Legal black hole: Shaker Aamer’s detention is a blot on the West’s moral authority

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If, as the US authorities claim, Shaker Aamer really was a high-ranking al-Qaeda figure and a confidant of Osama bin Laden, then surely sufficient evidence of that status, and associated crimes, could have been gathered since he was captured in Afghanistan some 15 years ago. 

As things stand, little, if any, such evidence has been found, and Mr Aamer, a British resident, appears to have spent these many years incarcerated in Guantanamo Bay for no better reason than that the Americans don’t know what to do with him. Latest reports suggest that he is likely to remain there, or otherwise in American detention, for many years longer. 

Many of those convicted of real terror offences have served sentences shorter than the time Mr Aamer has spent in prison without trial. He also alleges abuse by his jailers, but locking a man up for the best years of his life, depriving him of liberty and family, is enough of a crime in any case. Perhaps the Americans are too embarrassed to let him out, such is the scale of their blunder and the ready hearing he will receive – and the massive compensation he may win. That, obviously, is no reason to keep him in Guantanamo.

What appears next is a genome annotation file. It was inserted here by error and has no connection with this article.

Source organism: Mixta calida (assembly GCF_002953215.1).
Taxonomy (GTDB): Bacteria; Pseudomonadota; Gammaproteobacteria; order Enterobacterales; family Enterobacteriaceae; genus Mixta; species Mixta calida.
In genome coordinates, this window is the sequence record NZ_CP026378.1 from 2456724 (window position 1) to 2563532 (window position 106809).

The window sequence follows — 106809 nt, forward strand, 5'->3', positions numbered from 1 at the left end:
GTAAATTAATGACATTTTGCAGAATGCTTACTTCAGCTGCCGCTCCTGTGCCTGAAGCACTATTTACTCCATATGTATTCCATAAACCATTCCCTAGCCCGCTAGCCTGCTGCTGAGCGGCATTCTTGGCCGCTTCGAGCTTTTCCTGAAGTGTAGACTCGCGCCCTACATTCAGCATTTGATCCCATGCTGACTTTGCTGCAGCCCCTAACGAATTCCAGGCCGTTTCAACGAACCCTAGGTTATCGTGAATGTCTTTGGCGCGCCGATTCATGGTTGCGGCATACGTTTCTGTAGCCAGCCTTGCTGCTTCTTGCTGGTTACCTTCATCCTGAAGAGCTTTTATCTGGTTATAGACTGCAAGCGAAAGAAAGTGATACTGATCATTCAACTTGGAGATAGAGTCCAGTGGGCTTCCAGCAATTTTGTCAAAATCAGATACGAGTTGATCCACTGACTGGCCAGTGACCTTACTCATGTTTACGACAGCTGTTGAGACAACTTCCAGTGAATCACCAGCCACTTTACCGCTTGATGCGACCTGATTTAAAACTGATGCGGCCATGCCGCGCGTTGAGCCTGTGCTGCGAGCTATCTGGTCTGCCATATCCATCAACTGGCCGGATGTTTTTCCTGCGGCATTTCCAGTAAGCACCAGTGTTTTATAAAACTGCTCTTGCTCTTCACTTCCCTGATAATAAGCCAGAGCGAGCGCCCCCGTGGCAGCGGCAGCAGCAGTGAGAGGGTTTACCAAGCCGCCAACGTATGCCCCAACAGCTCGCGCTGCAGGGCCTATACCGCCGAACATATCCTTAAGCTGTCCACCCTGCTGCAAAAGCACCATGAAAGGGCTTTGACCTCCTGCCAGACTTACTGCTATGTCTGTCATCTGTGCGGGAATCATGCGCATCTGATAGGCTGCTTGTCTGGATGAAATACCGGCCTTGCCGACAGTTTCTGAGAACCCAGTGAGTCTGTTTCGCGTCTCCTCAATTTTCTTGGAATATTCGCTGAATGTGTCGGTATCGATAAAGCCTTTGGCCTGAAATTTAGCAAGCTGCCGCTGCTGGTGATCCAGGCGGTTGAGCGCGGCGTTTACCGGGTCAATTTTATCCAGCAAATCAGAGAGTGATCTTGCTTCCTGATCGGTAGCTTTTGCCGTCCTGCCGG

Mr Aamer, the last Briton left in this prison-beyond-the-law in Cuba, has quite a story to tell. If he had ever had a trial it would have been a monstrous miscarriage of justice; and states which claim to be fighting a war on terror see fit to deploy tactics – indefinite detention without trial – that we condemn the Taliban and Isis for using. 

Whatever response 9/11 demanded, Guantanamo has long been a shameful place for America and even acknowledged as such by Barack Obama. It has also shamed successive British governments that they have tolerated these abuses against our fellow Britons.